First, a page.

Fiedler, Leslie A. Love and death in the American novel 1966.Link
In Fiedler’s book, it all comes from Samuel Richardson’s Clarissa: Lovelace and Clarissa are the encounter of the male principle and the female principle, the aristocracy and the newly risen bourgeoisie, reason and sentimentality. Everything from the romance paperback to sadomasochistic pornography is the distant, debased descendants from Clarissa, the first modern novel.
The novel proper could not be launched until some author imagined a prose narrative in which the Seducer and the Pure Maiden were brought face to face in a ritual combat destined to end in marriage or death; the form and its mythology were born together, in the works of Samuel Richardson….
Clarissa Harlowe is a dutiful daughter, the glory of her family, at once submissive and strong-willed, pious and intelligent, modest and beautiful…. Lovelace is a Machiavelli of the boudoir, a Don Juan who turns monomaniac before the unconquerable virtue of of Clarissa, who loves him deeply but will not surrender to him on his terms.
The seduction that forms the main action between Clarissa and Lovelace is something that doesn’t have a direct analog today. “Seduction” isn’t rape or even date rape as we would understand it, nor is it only an attack on a woman’s person. It’s damage to a woman’s social worth.
Fiedler also addresses something I’ve commented on before: where is the American pornographic literary tradition in the 19th and 18th century?
Similarly, there existed in America no body of pornographic literature. But this cuts our bourgeois off from the device of borrowing the brutality and frankness of pornography on the grounds that opposing forces, in order to meet, even on a moral battleground, must adopt similar strategies. There is a real sense in which the novels of Richardson, at their Hogarthian strongest and most appealing, are “dirty books.” It is no accident that Fanny Hill, the masterpiece of British pornography published in the same year as Clarissa, itself adopted – however cursorily – the letter from of Pamela; or that Diderot was the author of the Bijoux Indiscrets, an extended smutty joke, or that in his most Richardsonian novel, La Religieuse he pursued sexual titillation even in the midst of moralizing and tears. Implicit in Diderot – and, though quite differently, also in Rousseau – are the seeds of the infamous Justine, the book the Marquis de Sade would never quite confess he had written, and of Les Liaisons Dangereuses, last of the great epistolary novels, which defined a delicate line between obscenity and art, inconceivable to the American mind.
Apart from American puritanism, America has never had an aristocracy, and therefore no aristocratic, courtly manners to conflict with domestic virtues. To Fiedler, Richardson’s followers are just debased imitators. Instead of the clash of good and evil, the descendants of Clarissa and Lovelace are just Mamas and Bad Boys.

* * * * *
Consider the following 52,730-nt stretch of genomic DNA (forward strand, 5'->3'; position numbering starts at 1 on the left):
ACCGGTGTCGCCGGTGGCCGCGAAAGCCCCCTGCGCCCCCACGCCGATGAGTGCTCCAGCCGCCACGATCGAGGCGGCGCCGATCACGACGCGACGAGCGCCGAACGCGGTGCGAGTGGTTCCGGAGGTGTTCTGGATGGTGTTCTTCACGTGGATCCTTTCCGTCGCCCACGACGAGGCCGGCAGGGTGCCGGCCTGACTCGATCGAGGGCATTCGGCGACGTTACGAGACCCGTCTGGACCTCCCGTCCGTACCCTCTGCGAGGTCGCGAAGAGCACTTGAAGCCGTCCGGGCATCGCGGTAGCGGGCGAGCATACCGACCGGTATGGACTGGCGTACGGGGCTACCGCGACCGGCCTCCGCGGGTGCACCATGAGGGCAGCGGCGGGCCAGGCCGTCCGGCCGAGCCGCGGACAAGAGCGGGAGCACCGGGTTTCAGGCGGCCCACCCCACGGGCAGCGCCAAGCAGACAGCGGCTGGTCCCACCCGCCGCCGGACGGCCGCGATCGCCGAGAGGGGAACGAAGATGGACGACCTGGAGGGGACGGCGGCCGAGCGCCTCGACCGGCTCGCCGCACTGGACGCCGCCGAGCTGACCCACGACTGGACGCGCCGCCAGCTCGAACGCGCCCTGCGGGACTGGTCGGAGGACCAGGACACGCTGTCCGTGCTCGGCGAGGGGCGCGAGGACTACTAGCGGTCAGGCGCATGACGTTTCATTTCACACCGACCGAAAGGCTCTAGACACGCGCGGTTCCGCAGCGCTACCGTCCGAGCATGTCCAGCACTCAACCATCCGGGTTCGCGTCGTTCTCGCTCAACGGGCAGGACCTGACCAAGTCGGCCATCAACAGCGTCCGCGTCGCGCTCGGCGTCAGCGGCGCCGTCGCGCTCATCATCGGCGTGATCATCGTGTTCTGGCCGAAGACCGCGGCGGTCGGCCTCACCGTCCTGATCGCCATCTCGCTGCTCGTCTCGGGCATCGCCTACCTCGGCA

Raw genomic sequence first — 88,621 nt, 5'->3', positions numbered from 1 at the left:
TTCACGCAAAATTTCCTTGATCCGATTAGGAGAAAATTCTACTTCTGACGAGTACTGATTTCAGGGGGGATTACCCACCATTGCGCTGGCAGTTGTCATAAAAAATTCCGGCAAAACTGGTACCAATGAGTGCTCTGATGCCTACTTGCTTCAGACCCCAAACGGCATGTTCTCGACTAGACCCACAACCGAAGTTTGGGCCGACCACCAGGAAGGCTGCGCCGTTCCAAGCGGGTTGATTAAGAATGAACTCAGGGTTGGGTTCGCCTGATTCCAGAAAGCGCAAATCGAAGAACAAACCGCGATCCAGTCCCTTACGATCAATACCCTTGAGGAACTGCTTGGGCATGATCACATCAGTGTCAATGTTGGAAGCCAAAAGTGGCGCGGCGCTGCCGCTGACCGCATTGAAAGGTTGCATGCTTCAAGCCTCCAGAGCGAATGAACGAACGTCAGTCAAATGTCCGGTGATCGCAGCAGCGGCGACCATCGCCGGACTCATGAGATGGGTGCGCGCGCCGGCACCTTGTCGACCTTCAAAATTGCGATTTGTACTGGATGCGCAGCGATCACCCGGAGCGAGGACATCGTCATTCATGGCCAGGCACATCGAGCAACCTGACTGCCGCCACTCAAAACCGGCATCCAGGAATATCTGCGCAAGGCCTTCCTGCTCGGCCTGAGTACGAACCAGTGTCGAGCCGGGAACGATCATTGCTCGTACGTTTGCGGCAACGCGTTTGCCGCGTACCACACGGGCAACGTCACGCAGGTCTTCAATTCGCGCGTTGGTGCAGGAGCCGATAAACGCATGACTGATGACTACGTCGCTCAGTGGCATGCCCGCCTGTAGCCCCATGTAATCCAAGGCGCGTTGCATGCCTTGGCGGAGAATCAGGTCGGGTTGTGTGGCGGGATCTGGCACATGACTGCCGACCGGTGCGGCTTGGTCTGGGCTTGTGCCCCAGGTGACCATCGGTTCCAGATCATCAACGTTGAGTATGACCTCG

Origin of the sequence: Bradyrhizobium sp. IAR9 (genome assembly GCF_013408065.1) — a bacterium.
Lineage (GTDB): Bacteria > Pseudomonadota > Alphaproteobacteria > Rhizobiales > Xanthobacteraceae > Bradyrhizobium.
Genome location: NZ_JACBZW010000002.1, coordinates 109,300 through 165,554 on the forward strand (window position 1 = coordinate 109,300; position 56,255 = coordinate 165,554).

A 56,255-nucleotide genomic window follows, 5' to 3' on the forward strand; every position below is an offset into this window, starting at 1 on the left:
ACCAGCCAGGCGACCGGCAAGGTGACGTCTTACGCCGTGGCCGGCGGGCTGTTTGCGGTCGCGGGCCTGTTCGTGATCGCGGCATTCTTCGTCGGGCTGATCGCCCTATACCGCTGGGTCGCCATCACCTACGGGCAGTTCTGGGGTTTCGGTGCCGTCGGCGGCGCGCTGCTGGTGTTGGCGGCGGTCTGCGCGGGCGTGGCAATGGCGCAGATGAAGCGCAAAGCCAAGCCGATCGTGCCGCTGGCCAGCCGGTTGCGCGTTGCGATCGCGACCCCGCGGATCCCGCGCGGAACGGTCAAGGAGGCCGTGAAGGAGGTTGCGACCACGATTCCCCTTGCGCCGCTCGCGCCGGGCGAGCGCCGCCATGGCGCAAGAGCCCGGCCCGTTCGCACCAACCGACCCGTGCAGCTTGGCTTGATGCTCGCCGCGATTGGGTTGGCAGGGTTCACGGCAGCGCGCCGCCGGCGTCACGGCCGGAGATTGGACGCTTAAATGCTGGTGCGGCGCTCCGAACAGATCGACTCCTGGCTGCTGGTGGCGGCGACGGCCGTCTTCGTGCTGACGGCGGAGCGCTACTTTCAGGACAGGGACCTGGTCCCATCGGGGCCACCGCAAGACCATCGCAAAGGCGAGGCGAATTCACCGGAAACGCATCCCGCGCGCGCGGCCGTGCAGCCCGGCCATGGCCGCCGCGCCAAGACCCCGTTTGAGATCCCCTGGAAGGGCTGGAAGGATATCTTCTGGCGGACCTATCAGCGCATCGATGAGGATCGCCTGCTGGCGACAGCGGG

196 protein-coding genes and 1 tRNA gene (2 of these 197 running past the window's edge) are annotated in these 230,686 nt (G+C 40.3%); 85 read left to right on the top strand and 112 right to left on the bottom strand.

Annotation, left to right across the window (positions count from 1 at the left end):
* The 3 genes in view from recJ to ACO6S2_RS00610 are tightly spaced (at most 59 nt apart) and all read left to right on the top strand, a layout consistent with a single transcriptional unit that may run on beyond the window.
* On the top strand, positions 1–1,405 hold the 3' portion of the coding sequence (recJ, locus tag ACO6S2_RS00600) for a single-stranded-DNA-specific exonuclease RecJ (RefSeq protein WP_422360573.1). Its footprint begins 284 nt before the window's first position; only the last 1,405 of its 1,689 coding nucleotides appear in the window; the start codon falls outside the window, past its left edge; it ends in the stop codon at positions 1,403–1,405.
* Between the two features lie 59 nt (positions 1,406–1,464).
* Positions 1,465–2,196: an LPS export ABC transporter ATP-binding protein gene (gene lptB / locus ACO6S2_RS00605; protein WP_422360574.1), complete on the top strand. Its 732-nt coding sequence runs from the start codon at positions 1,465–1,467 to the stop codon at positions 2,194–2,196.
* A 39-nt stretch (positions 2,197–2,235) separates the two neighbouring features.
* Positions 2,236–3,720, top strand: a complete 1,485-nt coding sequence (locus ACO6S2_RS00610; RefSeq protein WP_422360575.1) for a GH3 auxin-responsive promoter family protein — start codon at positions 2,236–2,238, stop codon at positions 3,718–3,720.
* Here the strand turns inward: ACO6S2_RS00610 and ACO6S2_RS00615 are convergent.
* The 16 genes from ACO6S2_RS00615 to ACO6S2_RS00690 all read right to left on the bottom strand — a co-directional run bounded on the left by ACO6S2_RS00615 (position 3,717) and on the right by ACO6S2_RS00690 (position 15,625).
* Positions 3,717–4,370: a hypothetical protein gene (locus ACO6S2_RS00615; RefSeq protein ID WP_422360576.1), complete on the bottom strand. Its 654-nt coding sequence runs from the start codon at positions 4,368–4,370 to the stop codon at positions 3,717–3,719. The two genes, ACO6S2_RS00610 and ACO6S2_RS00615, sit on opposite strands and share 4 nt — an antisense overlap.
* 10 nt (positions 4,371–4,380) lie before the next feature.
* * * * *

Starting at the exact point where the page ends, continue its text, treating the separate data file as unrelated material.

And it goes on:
…generation after generation of female sentimentalists contented themselves with portraying good Revolutionary colonial girls defending their honor against swaggering Redcoats, of Confederate lasses fighting the same fight against dashing Union officers, or last of all, the country girl upholding her honor against the city slicker. In this sense, the farmer’s daughter and the traveling salesman of a thousand dirty jokes represent a last degradation (though a strange persistence, too) of the archetypal figures of Clarissa and Lovelace.
At the high ends, Richardson’s descendants are Prevost (whose Manon Lescaut is a strong example of the femme fatale or dominatrix), Goethe (whose The Sorrows of Young Werther is a masochistic male staple), and Rousseau, whose Nouvelle Heloise was parodied by Sade.
The Richardsonian novel of sentiment also begat the Gothic novel.
Through a dream landscape… a girl flees in terror and alone amid crumbling castles, antique dungeons, and ghosts who are never really ghosts. She nearly escapes her terrible persecutors, who seek her out of lust and greed, but is caught; escapes again and is caught; escapes once more and is caught…. In the end, all the ghosts that have terrorized her are explained as wax-works or living men in disguise, the supernatural appearances that have made her enemies seem more than human revealed as mere mechanical devices, etc.
In America, the Gothic produced Uncle Tom’s Cabin, but also George Lippard”s Quaker City, or The Monks of Monk Hall (1845), a highly popular potboiler expose of the sexual misdeeds of Philadelphia’s elite. Lippman had a liberal populist’s outrage at the deviant sexuality of the elite (projected onto them by the bourgeoisie), but he never missed the opportunity to describe a woman in distress or depict heaving bosoms sensually. It was the bestselling book in America until Uncle Tom’s Cabin. Larry Flynt’s Hustler is driven by the same combination of resentment and envy across classes. Is this the distinctly American pornographic form?
When we watch a femsub-maledom video clip from Kink.com, we’re observing the distant descendant of the scenario laid out by Richardson more than 250 years ago. The social and political elements of the scenario are largely gone, leaving only the sexual and gender.